Bored with 24 hour news, politics, and Perry Mason re-runs, I tripped over the laughably named The Learning Channel, and fell into an episode of Long Island Medium. I had seen snippets of the show before, but hadn’t concentrated all that hard at what was transpiring. Apparently a woman who has a typical Longk I-link accent and brassy personality, speaks to dead people. And this is a reality TV show because. . .? Mediumship and Spiritualism seems to have been having a major rebirth, pardon the pun, the last 15 years or so. 9/11, 2 wars, and economic depression are the perfect ingredients for those who claim to have entrance into the afterlife. The grief stricken, frightened, confused, seek answers and some find themselves making an appointment with a psychic, medium, spiritualist with the idea that they have them.
Spiritualism has been around for a very long time–probably as long as humans could think and feel loss. People need to believe there is something after this hard existence. So, if someone can ‘validate’ this for them, perhaps life won’t seem as pointless or difficult. Books and books and books are written on the subject. Tomes exist from Victorian times, to the usual suspects today, like John Edward. He wrote about how he came to understand mediumship. I remember watching his show and thinking as most do, ‘how does he do that?’ to the point of almost–almost buying into it. So I found his book and tried to read it with an open mind. It closed rather rapidly, as I kept feeling that what I was being told in the pages was pure bull. The way his show worked–a fairly large audience would be sitting in stands like sheep when he would begin with throwing out symptoms and names and then zero in on someone who could claim both. The symptoms are general, the names common–someone in the group had to have a dead relative named John who died of lung cancer, a heart attack, or pneumonia, –any of these will do, precision is ignored. He would then throw the poor widow a bone–‘he wants you to know he’s alright’ blah blah blah. Once in awhile, though,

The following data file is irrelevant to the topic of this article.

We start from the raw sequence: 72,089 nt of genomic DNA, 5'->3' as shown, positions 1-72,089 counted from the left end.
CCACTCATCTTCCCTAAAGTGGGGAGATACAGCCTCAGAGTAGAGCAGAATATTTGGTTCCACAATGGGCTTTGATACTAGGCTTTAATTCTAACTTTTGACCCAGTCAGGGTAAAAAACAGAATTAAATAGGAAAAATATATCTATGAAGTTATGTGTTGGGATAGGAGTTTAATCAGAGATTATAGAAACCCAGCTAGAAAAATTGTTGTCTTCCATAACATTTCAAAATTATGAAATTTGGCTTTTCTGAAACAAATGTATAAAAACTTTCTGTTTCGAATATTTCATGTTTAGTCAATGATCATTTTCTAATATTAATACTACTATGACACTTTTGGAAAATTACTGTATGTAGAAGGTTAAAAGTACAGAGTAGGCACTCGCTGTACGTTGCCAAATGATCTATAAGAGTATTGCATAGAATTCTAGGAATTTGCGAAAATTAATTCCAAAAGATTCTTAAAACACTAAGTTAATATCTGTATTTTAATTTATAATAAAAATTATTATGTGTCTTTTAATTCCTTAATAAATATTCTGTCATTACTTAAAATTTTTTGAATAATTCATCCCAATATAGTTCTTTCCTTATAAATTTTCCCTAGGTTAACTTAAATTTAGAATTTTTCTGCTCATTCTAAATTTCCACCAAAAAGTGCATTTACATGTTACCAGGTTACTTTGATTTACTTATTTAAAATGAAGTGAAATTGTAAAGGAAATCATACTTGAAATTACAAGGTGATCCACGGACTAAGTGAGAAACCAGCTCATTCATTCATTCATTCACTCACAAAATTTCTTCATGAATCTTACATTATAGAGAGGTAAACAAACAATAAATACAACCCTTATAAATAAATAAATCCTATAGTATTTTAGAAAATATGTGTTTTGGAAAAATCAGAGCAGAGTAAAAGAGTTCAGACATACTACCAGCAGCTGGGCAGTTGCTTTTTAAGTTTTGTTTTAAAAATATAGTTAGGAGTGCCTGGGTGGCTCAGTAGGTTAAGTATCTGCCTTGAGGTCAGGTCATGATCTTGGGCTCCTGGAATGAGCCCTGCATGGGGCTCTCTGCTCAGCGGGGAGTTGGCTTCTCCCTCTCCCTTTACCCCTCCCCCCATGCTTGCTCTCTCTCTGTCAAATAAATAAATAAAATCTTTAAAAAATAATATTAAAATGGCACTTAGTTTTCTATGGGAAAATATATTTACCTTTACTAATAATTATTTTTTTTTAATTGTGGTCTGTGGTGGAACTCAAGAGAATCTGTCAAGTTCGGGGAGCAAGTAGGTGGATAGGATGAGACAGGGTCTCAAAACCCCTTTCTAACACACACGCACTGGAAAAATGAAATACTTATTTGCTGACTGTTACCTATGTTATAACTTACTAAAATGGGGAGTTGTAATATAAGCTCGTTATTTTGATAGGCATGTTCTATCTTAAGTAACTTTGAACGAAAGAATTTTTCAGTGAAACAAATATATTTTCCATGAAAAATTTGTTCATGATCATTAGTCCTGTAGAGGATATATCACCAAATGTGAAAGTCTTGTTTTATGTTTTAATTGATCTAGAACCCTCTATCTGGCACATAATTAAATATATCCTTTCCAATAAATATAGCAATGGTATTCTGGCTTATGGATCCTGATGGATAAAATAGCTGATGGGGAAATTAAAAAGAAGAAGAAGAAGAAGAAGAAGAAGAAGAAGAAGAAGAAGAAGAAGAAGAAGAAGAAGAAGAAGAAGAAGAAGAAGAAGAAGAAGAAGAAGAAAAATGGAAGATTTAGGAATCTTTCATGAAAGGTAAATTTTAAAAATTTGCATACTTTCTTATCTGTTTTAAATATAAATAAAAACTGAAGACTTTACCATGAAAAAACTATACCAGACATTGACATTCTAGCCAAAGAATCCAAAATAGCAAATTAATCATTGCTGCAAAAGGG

he’d come up with some odd or specific point that only that person could know–such as–you have nutmeg sachet bags in your clothes hamper–‘this is a way your husband wants to validate the session.’ And there is where he confuses the skeptics. Ah, but if one stands back and thinks about it–there are shills in the audience, and if not shills, there’s foreknowledge–gathering info on a person before a session begins. Either way, the cold reading that he usually does probably gets mixed in with a couple of warm or hot readings, which means he investigated and has foreknowledge of people he will read. (My theory? He has people in line with the audience who chats them up, as if they to are there for a reading, and keeps all the lowdown needed for a couple of them for him to proceed with a miraculous dead end contact.)